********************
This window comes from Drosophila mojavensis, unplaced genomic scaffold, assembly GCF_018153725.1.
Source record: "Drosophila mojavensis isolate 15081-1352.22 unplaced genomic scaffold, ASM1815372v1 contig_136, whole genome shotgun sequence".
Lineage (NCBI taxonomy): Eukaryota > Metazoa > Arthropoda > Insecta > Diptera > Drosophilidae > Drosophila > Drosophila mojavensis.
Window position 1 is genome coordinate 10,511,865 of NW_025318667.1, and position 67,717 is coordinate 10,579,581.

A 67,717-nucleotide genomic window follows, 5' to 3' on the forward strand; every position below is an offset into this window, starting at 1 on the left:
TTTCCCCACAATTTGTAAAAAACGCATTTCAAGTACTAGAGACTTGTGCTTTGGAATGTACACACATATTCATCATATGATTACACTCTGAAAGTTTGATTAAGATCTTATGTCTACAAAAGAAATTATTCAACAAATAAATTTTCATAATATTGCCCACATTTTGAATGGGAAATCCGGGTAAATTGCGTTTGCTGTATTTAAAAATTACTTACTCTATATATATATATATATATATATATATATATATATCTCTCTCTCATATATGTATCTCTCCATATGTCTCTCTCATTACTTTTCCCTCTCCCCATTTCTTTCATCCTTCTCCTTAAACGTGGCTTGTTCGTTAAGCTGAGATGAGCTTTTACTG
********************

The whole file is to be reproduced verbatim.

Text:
This window comes from Drosophila mojavensis, unplaced genomic scaffold, assembly GCF_018153725.1.
Source record: "Drosophila mojavensis isolate 15081-1352.22 unplaced genomic scaffold, ASM1815372v1 contig_136, whole genome shotgun sequence".
Lineage (NCBI taxonomy): Eukaryota > Metazoa > Arthropoda > Insecta > Diptera > Drosophilidae > Drosophila > Drosophila mojavensis.
Window position 1 is genome coordinate 10,511,865 of NW_025318667.1, and position 67,717 is coordinate 10,579,581.

A 67,717-nucleotide genomic window follows, 5' to 3' on the forward strand; every position below is an offset into this window, starting at 1 on the left:
TTTCCCCACAATTTGTAAAAAACGCATTTCAAGTACTAGAGACTTGTGCTTTGGAATGTACACACATATTCATCATATGATTACACTCTGAAAGTTTGATTAAGATCTTATGTCTACAAAAGAAATTATTCAACAAATAAATTTTCATAATATTGCCCACATTTTGAATGGGAAATCCGGGTAAATTGCGTTTGCTGTATTTAAAAATTACTTACTCTATATATATATATATATATATATATATATATATATCTCTCTCTCATATATGTATCTCTCCATATGTCTCTCTCATTACTTTTCCCTCTCCCCATTTCTTTCATCCTTCTCCTTAAACGTGGCTTGTTCGTTAAGCTGAGATGAGCTTTTACTG